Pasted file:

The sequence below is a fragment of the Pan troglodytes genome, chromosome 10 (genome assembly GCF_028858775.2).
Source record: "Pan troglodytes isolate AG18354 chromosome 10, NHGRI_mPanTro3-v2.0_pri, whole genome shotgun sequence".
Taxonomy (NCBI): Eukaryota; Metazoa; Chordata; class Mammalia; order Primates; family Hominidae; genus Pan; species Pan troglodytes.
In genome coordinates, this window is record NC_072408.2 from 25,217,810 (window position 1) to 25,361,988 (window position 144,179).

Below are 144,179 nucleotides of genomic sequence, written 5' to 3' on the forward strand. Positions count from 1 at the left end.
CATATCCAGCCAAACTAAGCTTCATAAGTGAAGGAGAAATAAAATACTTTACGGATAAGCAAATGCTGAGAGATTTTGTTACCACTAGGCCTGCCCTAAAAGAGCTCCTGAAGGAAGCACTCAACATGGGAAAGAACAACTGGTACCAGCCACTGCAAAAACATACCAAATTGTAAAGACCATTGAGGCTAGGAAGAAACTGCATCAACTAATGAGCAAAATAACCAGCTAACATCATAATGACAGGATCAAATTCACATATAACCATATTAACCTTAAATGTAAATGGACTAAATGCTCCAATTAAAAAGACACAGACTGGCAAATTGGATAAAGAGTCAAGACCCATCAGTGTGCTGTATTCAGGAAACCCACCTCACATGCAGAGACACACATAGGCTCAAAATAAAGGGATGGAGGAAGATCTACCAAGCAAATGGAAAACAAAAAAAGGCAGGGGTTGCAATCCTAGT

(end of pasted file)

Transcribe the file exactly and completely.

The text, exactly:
The sequence below is a fragment of the Pan troglodytes genome, chromosome 10 (genome assembly GCF_028858775.2).
Source record: "Pan troglodytes isolate AG18354 chromosome 10, NHGRI_mPanTro3-v2.0_pri, whole genome shotgun sequence".
Taxonomy (NCBI): Eukaryota; Metazoa; Chordata; class Mammalia; order Primates; family Hominidae; genus Pan; species Pan troglodytes.
In genome coordinates, this window is record NC_072408.2 from 25,217,810 (window position 1) to 25,361,988 (window position 144,179).

Below are 144,179 nucleotides of genomic sequence, written 5' to 3' on the forward strand. Positions count from 1 at the left end.
CATATCCAGCCAAACTAAGCTTCATAAGTGAAGGAGAAATAAAATACTTTACGGATAAGCAAATGCTGAGAGATTTTGTTACCACTAGGCCTGCCCTAAAAGAGCTCCTGAAGGAAGCACTCAACATGGGAAAGAACAACTGGTACCAGCCACTGCAAAAACATACCAAATTGTAAAGACCATTGAGGCTAGGAAGAAACTGCATCAACTAATGAGCAAAATAACCAGCTAACATCATAATGACAGGATCAAATTCACATATAACCATATTAACCTTAAATGTAAATGGACTAAATGCTCCAATTAAAAAGACACAGACTGGCAAATTGGATAAAGAGTCAAGACCCATCAGTGTGCTGTATTCAGGAAACCCACCTCACATGCAGAGACACACATAGGCTCAAAATAAAGGGATGGAGGAAGATCTACCAAGCAAATGGAAAACAAAAAAAGGCAGGGGTTGCAATCCTAGT